Progress was supposed to bring all of us, the collective, to greater heights. But, the more progress we seem to make, the more people get left behind. Can you believe that the "eight richest men in the world are worth (financially) the same as the poorest half of the world’s population"? And the gap between the rich and the poor only seems to get wider.
Some may argue, “Isn’t it the poor’s fault that they are, well, poor?” Maybe. Or maybe it was their parents. Or their ancestors. For not working hard when they still had the opportunity. It may also be the rich’s fault. For placing gatekeepers. For building walls high enough for others to remain where they are. But really, it’s the collective’s fault. It’s everyone’s fault. We all have a contribution in this for being indifferent. For believing that we can do nothing as individuals. For building our own walls. (Myself included.)
But regardless of whose fault it is, for so many others who were born in extreme poverty, they never even got a fighting chance to make it in this world. Think of the children born in the poorest countries. It wasn’t their choice to be born there. And yet, they don’t have the same opportunities as the children in first world countries. Poverty is not just a problem of a lack of resources. It’s also a problem of a lack of opportunities. At least, for those in poverty.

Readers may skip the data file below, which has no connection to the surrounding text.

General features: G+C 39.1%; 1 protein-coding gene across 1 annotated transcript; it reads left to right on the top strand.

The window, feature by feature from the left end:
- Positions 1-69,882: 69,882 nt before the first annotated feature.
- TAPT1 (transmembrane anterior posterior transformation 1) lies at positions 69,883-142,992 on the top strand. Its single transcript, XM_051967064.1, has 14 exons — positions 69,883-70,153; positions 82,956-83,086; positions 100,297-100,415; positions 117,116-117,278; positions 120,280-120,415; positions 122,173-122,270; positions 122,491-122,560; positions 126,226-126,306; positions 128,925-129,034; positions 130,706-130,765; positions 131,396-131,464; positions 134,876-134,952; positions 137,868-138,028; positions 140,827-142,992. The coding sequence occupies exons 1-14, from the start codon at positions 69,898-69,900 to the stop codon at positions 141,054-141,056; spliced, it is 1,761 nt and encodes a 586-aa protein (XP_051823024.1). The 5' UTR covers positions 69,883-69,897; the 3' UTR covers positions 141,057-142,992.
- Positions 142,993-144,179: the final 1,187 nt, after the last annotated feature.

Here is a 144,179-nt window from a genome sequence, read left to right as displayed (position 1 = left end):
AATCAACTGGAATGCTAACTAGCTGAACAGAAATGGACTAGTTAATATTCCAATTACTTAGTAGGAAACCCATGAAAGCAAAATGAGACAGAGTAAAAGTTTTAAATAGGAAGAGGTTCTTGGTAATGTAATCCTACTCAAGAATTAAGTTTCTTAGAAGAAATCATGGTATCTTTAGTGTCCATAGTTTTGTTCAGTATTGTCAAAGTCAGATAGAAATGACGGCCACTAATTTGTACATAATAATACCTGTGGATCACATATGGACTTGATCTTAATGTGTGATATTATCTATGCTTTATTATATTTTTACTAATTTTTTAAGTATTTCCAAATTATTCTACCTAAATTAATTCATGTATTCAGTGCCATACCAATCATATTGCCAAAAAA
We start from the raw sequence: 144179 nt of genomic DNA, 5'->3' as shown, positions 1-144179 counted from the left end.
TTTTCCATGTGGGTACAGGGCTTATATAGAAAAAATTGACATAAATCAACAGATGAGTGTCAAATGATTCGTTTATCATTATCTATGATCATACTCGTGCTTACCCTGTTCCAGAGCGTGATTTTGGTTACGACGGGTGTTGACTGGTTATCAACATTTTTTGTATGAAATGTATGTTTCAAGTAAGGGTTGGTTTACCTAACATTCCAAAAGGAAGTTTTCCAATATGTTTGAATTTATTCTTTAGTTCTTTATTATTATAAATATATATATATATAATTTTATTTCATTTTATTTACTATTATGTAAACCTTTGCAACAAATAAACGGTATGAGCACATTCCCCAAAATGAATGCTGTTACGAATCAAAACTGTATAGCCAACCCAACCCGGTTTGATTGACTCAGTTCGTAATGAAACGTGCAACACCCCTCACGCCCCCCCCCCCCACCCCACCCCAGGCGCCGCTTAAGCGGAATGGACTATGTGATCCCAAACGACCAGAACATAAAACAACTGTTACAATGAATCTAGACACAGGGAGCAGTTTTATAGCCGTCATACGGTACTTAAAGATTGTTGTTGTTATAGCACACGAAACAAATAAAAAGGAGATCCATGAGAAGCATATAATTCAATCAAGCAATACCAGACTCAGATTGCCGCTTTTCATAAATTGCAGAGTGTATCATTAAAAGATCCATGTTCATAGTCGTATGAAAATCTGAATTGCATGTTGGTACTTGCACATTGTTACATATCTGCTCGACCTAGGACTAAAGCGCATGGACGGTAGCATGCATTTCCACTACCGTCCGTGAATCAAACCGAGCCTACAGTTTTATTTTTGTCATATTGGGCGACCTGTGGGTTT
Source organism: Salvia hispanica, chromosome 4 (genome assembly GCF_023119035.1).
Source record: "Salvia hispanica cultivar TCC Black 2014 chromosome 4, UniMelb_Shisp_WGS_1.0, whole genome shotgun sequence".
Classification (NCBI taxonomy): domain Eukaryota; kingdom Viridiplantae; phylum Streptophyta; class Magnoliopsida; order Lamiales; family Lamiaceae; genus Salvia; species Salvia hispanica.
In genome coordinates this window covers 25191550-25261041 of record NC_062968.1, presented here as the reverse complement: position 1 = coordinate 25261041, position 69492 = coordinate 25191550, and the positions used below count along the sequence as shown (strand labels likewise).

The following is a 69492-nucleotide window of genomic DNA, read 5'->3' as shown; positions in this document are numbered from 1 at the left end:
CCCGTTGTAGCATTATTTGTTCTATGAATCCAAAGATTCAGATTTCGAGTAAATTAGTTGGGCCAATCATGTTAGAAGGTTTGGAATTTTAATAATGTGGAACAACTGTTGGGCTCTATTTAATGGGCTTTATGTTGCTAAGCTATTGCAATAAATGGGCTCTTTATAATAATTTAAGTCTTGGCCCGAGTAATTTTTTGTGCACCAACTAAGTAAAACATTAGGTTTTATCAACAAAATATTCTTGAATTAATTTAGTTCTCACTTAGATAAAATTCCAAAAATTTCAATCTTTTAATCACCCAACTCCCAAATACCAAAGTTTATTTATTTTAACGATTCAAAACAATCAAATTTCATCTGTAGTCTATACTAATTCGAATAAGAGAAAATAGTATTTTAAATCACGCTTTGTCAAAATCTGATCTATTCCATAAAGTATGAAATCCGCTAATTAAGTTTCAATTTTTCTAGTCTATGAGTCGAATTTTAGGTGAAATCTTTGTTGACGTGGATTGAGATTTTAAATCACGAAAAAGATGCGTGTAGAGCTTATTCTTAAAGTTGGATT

Progress was supposed to bring out the best in humanity — the understanding, the generosity, the faith in one another, and the love. Yet, we, as nations and as individuals, only seem to build more walls around us. To protect what we have from one another. To protect the welfare of the few at the expense of many others.
Progress was supposed to connect us. But, as the world gets more connected digitally, the more we seem to become disconnected to the people physically around us. More and more people are becoming wanting of attention, of affection, of caring, and of love.
Maybe it’s just a worldview. My worldview. And it’s just one of over seven billion. Still, the world is a much better place. Because now, more than ever, each one of us has the opportunity to make a difference to someone else’s life. Even to someone not physically close to us.
It’s just a matter of making the most of our opportunities to help, to make a difference.